How to Make a Dinosaur Footprint for Children

Updated February 21, 2017

Dinosaurs are fascinating creatures for children and adults. Children enjoy studying about the giants by doing worksheets, colouring pages and reading books at home or school. Hands-on demonstrations inspire class participation in their studies. You can make a dinosaur footprint from clay that resembles a fossil for children to touch and study. Children can also make plaster casts from your clay footprint. Older children can take part in making the imprints in the clay for their own dinosaur footprints.

Flatten a large piece of clay onto a clean work surface. The clay should be at least 2 inches thick.

Look at photos of fossilised dinosaur tracks to use as a guide for toe and pad shapes. Some shapes are similar to the three-toed seagull tracks that you can see on the beach.

Press kitchen tools and small toys deep into the clay to create the shapes of dinosaur tracks. Pull the tools and toys out of the surface of the clay.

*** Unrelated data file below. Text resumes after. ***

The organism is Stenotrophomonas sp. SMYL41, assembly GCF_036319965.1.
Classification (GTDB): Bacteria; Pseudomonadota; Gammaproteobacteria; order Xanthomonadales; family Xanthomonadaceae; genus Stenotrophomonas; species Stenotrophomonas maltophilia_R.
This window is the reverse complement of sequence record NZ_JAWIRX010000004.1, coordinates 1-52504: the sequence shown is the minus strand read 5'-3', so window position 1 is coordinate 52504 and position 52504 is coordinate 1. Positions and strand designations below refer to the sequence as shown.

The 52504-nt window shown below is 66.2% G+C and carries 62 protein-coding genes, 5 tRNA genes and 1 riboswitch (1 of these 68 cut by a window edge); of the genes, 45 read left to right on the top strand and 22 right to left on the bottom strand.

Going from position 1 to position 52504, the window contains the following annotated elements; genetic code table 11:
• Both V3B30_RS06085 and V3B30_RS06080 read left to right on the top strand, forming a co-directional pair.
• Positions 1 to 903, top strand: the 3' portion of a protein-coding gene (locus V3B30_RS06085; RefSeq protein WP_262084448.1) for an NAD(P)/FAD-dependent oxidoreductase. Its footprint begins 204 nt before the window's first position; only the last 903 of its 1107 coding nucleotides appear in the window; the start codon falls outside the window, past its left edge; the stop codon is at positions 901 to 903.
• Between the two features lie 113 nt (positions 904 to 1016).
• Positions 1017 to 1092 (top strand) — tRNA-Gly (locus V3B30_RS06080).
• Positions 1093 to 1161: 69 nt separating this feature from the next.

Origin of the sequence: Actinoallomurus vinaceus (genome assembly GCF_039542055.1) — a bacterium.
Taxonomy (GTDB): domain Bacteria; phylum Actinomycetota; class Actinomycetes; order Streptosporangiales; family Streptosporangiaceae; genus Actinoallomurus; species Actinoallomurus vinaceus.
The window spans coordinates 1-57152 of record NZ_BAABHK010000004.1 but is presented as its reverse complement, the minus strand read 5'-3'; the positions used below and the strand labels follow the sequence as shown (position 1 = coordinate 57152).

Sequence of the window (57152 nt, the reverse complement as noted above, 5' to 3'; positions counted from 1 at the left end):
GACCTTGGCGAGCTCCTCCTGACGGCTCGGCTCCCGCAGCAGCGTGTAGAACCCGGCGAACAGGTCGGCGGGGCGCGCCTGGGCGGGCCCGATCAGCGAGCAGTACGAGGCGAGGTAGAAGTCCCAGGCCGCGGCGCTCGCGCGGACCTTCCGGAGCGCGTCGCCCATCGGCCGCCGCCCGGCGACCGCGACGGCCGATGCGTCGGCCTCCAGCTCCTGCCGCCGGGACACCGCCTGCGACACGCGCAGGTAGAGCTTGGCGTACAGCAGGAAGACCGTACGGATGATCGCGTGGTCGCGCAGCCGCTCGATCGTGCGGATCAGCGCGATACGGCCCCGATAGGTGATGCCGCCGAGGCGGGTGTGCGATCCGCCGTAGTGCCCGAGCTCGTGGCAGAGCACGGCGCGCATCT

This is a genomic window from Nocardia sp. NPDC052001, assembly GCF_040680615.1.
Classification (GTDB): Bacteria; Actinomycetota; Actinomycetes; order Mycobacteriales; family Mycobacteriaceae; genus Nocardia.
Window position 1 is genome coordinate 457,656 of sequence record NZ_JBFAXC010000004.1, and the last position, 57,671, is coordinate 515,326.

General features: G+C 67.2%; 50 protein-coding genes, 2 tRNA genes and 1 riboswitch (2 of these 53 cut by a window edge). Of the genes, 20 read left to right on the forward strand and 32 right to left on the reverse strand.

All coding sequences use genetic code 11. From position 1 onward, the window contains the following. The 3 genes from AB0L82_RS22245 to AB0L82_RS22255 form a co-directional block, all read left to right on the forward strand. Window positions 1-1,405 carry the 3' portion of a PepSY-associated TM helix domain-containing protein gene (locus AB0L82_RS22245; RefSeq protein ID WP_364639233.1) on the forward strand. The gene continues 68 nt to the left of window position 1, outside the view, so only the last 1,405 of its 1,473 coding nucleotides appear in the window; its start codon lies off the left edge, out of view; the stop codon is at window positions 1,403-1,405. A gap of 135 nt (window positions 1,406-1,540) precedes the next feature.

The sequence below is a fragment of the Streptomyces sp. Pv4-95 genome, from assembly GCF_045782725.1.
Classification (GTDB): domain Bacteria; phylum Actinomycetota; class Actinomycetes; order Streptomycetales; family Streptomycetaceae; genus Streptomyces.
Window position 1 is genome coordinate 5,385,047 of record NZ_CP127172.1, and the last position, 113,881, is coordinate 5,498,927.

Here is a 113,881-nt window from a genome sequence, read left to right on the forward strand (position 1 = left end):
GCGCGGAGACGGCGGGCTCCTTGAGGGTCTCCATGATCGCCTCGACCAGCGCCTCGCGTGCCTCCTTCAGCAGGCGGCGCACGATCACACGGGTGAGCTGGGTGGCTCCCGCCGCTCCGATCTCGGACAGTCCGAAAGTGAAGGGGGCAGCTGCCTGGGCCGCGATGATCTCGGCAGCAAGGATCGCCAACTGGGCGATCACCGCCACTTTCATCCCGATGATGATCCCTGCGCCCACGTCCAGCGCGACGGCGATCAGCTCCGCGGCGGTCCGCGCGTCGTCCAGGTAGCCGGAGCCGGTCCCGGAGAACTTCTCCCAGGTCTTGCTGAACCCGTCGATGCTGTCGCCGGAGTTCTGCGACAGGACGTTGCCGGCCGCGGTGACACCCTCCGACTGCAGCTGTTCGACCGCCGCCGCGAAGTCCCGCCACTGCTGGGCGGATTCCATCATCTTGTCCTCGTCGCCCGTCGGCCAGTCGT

Use the back of a spoon or knife handle to widen or shape the dinosaur tracks in the clay.

Air dry or bake the clay according to manufacturer's directions.

Paint the dried hard clay with brown acrylic paint. Allow it to dry. Paint over the brown colour with black paint. Rub the black paint down into the deepest part of the indentations with a soft cloth. Some of the brown paint will be exposed. Allow the paint to dry. Spray the painted dinosaur footprint with acrylic sealant to give it a glossy appearance.


Coat the sealed dinosaur footprint with cling film or oil. Help a child pour plaster of Paris onto it to make a casting. Allow the plaster to harden before removing it.

Things You'll Need

  • Modelling clay
  • Kitchen tools
  • Small toys
  • Acrylic paint (black, brown, white)
  • Acrylic sealant
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About the Author

Suzie Faloon is a freelance writer who has written online content for various websites. As a professional crafter and floral designer, Faloon owned a florist business for nearly 25 years. She completed the Institute of Children's Literature course in 1988.